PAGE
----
I have the following class setup:

class A {
  virtual void show() { // "show A" }

class B : A {
  void show() override { // "show B"}

class MainClass {
  MainClass(const A &myA) : myPolymorphicClass(std::make_shared<A>(myA)) {}
  void doShow() {

  std::shared_ptr<A> myPolymorphicClass;

int main {
   A myA;
   B myB;
   MainClass myAClass(myA);
   myClass.doShow(); // Will print "show A"

   MainClass myBClass(myB);
   myClass.doShow(); // Will also print "show A"

I want the corresponding show() to be called, but it's not quite working. I know it's because I'm doing make_shared of A which will point towards A's show() rather than B's, but if I do make_shared of B then I'll have the opposite problem. How can I setup this class so I get the polymorphic behavior I want?

Also I'm pretty sure I could get this working with raw pointers, but I'm really trying to get this to work with smart pointers.

Many thanks!

  • You would have the same problem with raw pointers. You need a virtual cloning function. – molbdnilo Mar 26 at 15:06

Your problem is with

MainClass(const A &myA) : myPolymorphicClass(std::make_shared<A>(myA)) {}

Here, you use std::make_shared<A>(myA) which means no matter what myA referse to, you are only going to create the A part of it in the pointer, which means you will always call the A version of the function because all you have is an A. What you need is a template like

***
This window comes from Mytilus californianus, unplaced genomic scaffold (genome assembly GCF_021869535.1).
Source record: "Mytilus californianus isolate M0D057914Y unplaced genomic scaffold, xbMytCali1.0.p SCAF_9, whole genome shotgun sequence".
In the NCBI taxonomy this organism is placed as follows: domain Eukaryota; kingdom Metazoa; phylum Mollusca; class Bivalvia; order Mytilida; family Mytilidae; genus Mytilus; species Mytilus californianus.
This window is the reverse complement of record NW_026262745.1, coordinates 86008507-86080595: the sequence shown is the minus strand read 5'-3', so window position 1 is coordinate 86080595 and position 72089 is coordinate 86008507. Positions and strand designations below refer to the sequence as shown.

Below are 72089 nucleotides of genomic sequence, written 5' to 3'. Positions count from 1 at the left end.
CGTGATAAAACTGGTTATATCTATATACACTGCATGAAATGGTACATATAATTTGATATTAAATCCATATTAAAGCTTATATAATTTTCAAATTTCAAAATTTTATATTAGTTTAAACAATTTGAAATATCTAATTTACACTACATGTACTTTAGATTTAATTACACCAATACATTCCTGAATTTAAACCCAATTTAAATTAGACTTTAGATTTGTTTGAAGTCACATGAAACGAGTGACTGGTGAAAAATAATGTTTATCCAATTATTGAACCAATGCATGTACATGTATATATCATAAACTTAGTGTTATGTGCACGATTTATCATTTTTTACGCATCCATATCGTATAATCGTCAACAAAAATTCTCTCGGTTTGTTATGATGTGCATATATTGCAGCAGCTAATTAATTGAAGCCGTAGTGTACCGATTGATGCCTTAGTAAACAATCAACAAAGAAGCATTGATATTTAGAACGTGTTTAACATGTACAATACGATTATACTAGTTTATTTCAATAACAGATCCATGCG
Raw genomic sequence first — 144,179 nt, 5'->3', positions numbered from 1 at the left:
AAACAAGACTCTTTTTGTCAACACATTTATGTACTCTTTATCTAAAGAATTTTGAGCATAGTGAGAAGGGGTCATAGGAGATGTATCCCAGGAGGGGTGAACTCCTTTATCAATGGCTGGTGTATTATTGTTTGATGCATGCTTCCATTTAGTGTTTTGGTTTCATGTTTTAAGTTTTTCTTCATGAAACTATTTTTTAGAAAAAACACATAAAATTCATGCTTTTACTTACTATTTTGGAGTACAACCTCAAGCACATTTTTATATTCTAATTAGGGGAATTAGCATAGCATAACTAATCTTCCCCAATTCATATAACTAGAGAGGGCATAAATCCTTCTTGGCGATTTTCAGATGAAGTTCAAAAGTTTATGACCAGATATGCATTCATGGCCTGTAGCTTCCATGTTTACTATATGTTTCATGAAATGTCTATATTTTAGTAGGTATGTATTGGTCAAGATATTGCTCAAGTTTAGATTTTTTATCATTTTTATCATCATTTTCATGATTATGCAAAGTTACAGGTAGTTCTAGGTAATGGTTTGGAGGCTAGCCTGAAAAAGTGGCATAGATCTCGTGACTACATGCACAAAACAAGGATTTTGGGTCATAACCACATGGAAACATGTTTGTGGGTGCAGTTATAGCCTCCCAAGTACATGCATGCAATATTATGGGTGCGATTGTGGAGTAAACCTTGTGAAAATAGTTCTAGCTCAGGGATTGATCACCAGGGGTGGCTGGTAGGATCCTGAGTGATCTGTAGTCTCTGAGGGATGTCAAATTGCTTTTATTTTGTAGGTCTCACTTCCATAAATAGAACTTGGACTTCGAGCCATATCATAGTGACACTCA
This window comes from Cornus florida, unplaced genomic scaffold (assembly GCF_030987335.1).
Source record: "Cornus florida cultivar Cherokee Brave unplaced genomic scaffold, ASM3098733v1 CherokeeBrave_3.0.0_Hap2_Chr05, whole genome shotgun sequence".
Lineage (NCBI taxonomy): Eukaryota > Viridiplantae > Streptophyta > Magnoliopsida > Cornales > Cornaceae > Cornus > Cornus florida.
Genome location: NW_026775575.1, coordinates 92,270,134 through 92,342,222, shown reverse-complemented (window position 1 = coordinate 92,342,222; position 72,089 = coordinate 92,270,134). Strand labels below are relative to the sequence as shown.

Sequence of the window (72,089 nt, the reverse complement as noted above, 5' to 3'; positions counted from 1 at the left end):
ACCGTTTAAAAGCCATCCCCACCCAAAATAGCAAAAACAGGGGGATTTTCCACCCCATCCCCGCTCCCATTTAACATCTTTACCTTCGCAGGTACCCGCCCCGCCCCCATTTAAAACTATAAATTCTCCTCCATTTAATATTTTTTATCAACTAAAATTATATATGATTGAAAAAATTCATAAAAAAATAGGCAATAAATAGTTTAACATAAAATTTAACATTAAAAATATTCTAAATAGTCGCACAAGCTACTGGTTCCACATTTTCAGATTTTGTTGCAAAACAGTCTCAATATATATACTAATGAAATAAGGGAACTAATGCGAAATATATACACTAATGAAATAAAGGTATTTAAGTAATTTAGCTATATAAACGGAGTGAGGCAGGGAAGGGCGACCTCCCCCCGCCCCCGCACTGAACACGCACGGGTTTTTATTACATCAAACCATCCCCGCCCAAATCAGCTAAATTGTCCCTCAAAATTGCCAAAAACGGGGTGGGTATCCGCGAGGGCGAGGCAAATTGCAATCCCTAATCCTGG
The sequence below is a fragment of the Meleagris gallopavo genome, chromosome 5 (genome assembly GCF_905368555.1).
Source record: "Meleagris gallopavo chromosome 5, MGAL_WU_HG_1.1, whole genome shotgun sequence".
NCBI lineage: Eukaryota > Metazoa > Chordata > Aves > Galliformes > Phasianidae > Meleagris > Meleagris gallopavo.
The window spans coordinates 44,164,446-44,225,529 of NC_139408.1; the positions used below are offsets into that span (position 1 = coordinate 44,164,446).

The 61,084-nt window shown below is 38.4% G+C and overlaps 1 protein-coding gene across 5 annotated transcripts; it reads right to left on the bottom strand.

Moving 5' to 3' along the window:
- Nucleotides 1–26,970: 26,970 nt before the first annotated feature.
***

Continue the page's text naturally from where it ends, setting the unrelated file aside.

template <typename T>
MainClass(const T &myA) : myPolymorphicClass(std::make_shared<T>(myA)) {}

And now you will create a pointer to the derived class, and that will get stored in myPolymorphicClass. If you want to can even add some SFINAE to the template to constrain T to being derived from A like

template <typename T, std::enable_if_t<std::is_base_of_v<A,T>, bool> = true>
MainClass(const T &myA) : myPolymorphicClass(std::make_shared<T>(myA)) {}

You can see all of this working in this live example

| improve this answer | |
  • There is still issue with B b; A& ref = b; MainClass m(ref);. clone seems the only viable solution. – Jarod42 Mar 26 at 16:48
  • Fantastic, this is exactly what I needed. I didn't really consider templates for a few reasons. 1) I didn't know how to limit template types to subclasses of A. and 2) I didn't want to have to specify the template type when created an instance of MainClass. Your answer solved both of these issues though with SFINAE for #1 and the apparent template type deduction that's happening in #2. Many thanks! – rmsantos Mar 26 at 19:04

Your Answer

By clicking “Post Your Answer”, you agree to our terms of service, privacy policy and cookie policy

Not the answer you're looking for? Browse other questions tagged or ask your own question.